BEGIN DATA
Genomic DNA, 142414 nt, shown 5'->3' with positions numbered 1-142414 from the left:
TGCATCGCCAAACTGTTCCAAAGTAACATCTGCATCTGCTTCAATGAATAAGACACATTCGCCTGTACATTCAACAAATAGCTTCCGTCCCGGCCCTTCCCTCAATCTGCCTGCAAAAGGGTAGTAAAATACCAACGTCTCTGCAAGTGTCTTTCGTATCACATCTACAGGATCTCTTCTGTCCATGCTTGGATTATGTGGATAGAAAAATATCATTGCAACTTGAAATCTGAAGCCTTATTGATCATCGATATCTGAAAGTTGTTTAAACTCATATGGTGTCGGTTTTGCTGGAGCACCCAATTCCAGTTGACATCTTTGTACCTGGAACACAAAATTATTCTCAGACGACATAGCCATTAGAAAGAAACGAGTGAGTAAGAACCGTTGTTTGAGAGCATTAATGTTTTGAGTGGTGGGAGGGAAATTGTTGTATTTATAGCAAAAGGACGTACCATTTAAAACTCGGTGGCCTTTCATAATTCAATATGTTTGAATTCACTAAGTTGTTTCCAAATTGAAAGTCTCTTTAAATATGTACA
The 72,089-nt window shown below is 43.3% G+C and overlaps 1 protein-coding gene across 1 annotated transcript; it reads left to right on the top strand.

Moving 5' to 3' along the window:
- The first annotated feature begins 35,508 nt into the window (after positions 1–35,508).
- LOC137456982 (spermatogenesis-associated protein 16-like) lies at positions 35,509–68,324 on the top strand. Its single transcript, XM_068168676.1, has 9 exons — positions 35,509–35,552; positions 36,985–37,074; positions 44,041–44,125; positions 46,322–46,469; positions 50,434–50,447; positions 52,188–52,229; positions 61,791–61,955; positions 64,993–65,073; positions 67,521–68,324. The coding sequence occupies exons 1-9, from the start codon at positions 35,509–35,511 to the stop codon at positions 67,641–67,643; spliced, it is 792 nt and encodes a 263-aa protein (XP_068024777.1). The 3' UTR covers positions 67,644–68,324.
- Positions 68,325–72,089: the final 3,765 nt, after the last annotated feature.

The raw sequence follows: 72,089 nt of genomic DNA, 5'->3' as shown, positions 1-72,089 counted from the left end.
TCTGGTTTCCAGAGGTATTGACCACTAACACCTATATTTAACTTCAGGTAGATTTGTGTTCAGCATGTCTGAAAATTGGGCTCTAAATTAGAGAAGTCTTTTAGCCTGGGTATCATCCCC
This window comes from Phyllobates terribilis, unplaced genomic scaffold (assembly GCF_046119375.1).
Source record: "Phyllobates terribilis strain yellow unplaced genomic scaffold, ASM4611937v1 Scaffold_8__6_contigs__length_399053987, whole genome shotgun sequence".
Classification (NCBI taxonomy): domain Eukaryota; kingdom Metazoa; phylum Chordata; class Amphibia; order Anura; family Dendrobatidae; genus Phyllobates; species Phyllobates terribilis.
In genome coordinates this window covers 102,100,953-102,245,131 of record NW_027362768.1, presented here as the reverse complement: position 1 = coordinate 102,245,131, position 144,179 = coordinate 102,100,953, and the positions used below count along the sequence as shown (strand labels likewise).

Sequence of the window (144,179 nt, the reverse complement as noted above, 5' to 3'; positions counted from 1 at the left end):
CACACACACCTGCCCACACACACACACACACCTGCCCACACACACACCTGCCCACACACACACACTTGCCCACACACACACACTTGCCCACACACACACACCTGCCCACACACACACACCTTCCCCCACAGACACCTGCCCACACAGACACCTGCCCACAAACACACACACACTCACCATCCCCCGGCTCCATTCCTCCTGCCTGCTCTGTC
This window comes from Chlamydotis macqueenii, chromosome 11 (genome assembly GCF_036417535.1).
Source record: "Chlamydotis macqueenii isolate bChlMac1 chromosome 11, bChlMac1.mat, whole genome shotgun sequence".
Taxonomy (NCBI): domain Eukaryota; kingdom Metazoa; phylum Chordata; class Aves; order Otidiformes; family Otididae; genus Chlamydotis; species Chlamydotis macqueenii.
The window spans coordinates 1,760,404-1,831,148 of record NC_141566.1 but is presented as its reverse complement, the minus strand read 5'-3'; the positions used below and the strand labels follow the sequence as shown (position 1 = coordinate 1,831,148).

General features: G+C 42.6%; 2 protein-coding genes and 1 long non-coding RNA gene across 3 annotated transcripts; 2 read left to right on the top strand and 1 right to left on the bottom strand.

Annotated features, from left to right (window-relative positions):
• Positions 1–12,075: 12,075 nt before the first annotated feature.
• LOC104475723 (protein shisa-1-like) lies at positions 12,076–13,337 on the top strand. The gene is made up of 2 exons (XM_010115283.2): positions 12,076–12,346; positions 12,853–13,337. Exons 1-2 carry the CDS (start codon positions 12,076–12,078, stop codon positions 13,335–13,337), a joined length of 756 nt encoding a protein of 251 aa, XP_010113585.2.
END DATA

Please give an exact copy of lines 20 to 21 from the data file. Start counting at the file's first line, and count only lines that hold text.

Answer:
General features: G+C 42.6%; 2 protein-coding genes and 1 long non-coding RNA gene across 3 annotated transcripts; 2 read left to right on the top strand and 1 right to left on the bottom strand.

Annotated features, from left to right (window-relative positions):